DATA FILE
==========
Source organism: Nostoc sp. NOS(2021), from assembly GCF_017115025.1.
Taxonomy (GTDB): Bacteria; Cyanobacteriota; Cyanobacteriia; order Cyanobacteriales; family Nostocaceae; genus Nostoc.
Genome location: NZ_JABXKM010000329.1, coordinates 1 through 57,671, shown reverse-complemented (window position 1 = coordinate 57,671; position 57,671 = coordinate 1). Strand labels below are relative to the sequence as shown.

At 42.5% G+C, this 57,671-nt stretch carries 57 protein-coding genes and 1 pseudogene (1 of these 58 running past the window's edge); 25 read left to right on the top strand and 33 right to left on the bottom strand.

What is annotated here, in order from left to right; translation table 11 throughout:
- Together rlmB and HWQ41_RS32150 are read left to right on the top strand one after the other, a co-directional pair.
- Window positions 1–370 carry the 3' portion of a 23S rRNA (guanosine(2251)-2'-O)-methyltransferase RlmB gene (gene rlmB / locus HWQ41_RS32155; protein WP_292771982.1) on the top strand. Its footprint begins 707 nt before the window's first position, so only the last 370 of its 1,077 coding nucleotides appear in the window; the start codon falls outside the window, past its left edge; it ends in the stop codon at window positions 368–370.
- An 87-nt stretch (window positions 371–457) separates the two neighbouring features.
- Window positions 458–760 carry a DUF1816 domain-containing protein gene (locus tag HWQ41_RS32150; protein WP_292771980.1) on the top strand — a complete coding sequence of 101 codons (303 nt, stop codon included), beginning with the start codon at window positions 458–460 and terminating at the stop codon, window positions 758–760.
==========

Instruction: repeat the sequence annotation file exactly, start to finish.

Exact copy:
Source organism: Nostoc sp. NOS(2021), from assembly GCF_017115025.1.
Taxonomy (GTDB): Bacteria; Cyanobacteriota; Cyanobacteriia; order Cyanobacteriales; family Nostocaceae; genus Nostoc.
Genome location: NZ_JABXKM010000329.1, coordinates 1 through 57,671, shown reverse-complemented (window position 1 = coordinate 57,671; position 57,671 = coordinate 1). Strand labels below are relative to the sequence as shown.

At 42.5% G+C, this 57,671-nt stretch carries 57 protein-coding genes and 1 pseudogene (1 of these 58 running past the window's edge); 25 read left to right on the top strand and 33 right to left on the bottom strand.

What is annotated here, in order from left to right; translation table 11 throughout:
- Together rlmB and HWQ41_RS32150 are read left to right on the top strand one after the other, a co-directional pair.
- Window positions 1–370 carry the 3' portion of a 23S rRNA (guanosine(2251)-2'-O)-methyltransferase RlmB gene (gene rlmB / locus HWQ41_RS32155; protein WP_292771982.1) on the top strand. Its footprint begins 707 nt before the window's first position, so only the last 370 of its 1,077 coding nucleotides appear in the window; the start codon falls outside the window, past its left edge; it ends in the stop codon at window positions 368–370.
- An 87-nt stretch (window positions 371–457) separates the two neighbouring features.
- Window positions 458–760 carry a DUF1816 domain-containing protein gene (locus tag HWQ41_RS32150; protein WP_292771980.1) on the top strand — a complete coding sequence of 101 codons (303 nt, stop codon included), beginning with the start codon at window positions 458–460 and terminating at the stop codon, window positions 758–760.